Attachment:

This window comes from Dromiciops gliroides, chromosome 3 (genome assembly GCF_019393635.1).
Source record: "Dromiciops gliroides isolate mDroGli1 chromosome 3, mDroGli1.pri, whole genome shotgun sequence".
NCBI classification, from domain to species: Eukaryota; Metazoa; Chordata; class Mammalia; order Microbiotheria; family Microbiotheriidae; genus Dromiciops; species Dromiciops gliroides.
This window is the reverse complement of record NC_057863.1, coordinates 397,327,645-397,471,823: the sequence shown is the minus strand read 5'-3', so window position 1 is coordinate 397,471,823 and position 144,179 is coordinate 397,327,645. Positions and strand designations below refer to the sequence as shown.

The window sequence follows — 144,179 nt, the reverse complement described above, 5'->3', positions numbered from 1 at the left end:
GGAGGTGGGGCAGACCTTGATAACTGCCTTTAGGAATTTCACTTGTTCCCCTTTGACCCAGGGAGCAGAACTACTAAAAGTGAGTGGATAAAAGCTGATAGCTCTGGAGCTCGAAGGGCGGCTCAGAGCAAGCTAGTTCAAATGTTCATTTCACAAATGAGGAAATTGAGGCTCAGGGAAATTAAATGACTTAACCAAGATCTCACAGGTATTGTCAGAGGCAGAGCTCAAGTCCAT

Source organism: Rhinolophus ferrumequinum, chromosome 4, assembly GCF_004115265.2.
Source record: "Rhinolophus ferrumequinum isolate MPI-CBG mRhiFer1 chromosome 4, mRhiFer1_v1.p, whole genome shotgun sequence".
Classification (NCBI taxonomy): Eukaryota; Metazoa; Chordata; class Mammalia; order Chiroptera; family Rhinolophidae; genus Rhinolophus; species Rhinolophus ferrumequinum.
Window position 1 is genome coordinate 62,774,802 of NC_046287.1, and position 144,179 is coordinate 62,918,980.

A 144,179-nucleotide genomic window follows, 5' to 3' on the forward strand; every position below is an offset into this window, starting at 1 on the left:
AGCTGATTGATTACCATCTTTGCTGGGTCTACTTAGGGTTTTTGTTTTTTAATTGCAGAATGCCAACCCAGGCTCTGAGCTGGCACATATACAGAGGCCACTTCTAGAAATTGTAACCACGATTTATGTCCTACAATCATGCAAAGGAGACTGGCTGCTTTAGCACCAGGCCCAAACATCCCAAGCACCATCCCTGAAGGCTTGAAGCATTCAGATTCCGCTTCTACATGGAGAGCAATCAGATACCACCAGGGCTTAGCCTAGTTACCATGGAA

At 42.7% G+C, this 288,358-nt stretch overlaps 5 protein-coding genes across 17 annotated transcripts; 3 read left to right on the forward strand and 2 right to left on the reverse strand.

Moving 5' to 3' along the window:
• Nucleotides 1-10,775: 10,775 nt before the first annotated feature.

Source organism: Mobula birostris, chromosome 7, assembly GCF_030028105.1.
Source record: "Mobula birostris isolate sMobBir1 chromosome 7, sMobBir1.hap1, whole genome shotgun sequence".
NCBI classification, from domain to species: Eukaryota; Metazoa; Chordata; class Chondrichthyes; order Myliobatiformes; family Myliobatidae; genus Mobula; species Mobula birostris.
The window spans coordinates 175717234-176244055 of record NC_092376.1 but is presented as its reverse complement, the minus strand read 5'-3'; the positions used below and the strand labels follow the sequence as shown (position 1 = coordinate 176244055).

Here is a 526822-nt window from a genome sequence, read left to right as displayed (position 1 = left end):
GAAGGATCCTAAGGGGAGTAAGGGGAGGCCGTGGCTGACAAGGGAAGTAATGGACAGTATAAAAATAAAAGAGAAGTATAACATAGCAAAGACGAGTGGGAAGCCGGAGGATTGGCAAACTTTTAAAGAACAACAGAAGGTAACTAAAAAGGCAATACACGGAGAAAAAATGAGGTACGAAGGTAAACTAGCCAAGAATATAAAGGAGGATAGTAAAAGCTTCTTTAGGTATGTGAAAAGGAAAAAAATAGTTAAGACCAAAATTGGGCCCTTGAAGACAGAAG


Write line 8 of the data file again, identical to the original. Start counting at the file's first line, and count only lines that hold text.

Source record: "Rhinolophus ferrumequinum isolate MPI-CBG mRhiFer1 chromosome 4, mRhiFer1_v1.p, whole genome shotgun sequence".